A compelling memoir of adoption, loss and discovery
‘I live at the end of a gravel road at the top of a valley consumed by bush. My husband is here, and my three girls. But the bush swallows them up like the road.’ I wrote those words at the kitchen table in 1983. A letter to the mother I’d never met. But how do you convey your life in a few sentences when almost every memory is missing?
Barbara Sumner grew up in a family filled with secrets and lies. At twenty-three she decided she had to find her mother. Remarkable, moving, beautifully written, Tree of Strangers is a gripping account of a search for identity in a country governed by adoption laws that deny the rights of the adopted person.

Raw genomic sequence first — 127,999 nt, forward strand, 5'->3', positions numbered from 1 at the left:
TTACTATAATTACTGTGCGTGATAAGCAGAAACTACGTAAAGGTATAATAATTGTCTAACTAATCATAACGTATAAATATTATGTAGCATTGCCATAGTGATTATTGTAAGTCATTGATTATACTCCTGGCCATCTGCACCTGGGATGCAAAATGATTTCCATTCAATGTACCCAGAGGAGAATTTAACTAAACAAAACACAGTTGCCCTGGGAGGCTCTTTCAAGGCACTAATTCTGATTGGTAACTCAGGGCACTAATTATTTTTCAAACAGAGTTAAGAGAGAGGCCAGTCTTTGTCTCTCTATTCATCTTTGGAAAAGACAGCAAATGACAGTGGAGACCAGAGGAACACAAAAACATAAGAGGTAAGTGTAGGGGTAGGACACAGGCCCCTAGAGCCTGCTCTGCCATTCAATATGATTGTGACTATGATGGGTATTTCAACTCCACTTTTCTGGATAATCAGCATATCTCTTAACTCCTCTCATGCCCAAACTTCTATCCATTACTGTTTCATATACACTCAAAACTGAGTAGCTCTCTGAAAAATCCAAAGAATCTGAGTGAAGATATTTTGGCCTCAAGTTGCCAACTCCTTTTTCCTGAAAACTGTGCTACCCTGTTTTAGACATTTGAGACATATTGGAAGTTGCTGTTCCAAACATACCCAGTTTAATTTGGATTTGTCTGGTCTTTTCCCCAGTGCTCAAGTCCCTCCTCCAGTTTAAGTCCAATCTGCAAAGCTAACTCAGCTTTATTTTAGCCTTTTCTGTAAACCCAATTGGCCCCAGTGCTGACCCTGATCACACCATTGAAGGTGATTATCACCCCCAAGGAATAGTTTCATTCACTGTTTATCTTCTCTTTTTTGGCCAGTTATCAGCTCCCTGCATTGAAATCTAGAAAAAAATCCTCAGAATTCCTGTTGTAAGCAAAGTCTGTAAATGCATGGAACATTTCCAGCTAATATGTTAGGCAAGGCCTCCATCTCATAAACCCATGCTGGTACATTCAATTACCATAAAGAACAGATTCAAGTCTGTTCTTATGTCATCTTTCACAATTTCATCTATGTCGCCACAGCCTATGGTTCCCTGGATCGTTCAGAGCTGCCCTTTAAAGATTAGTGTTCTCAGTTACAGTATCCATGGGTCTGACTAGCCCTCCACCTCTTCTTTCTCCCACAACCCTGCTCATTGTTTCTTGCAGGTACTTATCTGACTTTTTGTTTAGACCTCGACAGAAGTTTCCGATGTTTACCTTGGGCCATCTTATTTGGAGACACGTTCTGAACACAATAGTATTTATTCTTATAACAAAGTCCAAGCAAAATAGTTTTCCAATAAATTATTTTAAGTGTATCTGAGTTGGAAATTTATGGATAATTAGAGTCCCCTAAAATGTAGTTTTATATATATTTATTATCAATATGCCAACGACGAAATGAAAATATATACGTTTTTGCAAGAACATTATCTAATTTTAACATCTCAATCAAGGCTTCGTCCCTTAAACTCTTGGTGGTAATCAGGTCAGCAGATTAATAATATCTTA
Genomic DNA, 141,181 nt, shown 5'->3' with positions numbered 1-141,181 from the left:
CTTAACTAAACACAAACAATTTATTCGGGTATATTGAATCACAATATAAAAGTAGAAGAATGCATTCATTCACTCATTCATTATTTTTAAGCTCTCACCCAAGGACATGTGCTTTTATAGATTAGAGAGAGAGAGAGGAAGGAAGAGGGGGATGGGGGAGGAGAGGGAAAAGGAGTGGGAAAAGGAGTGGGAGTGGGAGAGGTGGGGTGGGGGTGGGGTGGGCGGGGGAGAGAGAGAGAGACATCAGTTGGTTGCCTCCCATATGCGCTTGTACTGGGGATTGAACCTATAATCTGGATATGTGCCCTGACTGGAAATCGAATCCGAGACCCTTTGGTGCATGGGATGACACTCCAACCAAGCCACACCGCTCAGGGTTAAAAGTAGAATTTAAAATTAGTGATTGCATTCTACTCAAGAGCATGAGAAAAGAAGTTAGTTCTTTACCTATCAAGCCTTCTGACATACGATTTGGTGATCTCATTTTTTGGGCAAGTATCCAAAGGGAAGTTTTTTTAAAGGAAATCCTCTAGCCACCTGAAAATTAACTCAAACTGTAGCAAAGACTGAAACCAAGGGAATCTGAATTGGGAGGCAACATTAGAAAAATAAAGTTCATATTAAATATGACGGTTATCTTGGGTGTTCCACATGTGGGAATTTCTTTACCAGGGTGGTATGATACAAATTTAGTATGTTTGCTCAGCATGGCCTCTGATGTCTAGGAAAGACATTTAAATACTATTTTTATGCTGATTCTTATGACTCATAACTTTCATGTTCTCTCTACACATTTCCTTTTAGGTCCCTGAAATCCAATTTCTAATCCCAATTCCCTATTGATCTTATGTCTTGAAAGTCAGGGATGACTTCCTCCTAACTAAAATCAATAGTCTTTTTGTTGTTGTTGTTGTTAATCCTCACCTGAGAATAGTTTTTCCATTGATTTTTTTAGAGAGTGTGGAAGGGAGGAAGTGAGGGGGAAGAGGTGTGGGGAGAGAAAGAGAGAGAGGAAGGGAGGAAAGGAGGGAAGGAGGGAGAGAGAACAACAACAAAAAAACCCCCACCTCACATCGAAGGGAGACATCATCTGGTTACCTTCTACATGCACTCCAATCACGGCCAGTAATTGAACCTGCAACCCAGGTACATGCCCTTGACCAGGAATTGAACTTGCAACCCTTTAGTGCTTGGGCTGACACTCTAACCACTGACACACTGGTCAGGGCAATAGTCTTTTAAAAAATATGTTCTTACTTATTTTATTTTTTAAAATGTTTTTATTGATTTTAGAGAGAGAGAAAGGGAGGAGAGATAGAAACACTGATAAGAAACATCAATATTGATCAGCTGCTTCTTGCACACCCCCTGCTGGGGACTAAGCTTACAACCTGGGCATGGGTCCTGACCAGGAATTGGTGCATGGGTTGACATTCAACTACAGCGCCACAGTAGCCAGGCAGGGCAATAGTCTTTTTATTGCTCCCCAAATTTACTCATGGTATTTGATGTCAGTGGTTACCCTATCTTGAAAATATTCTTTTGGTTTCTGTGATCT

‘It packs a wallop’ — John Campbell, TVNZ
‘A rare window into the inner questions one asks around identity, family, right and wrong, which, if you are anything like me, will leave you reflecting on your own journey for some time to come.’ — Royna Ngahuia Fifield-Hakaraia, Shepherdess
‘Barbara Sumner’s Tree of Strangers is, through her sharp intellect and exquisitely cinematic writing, a book of ... social and literary importance.‘ — Caroline Barron, Kete.
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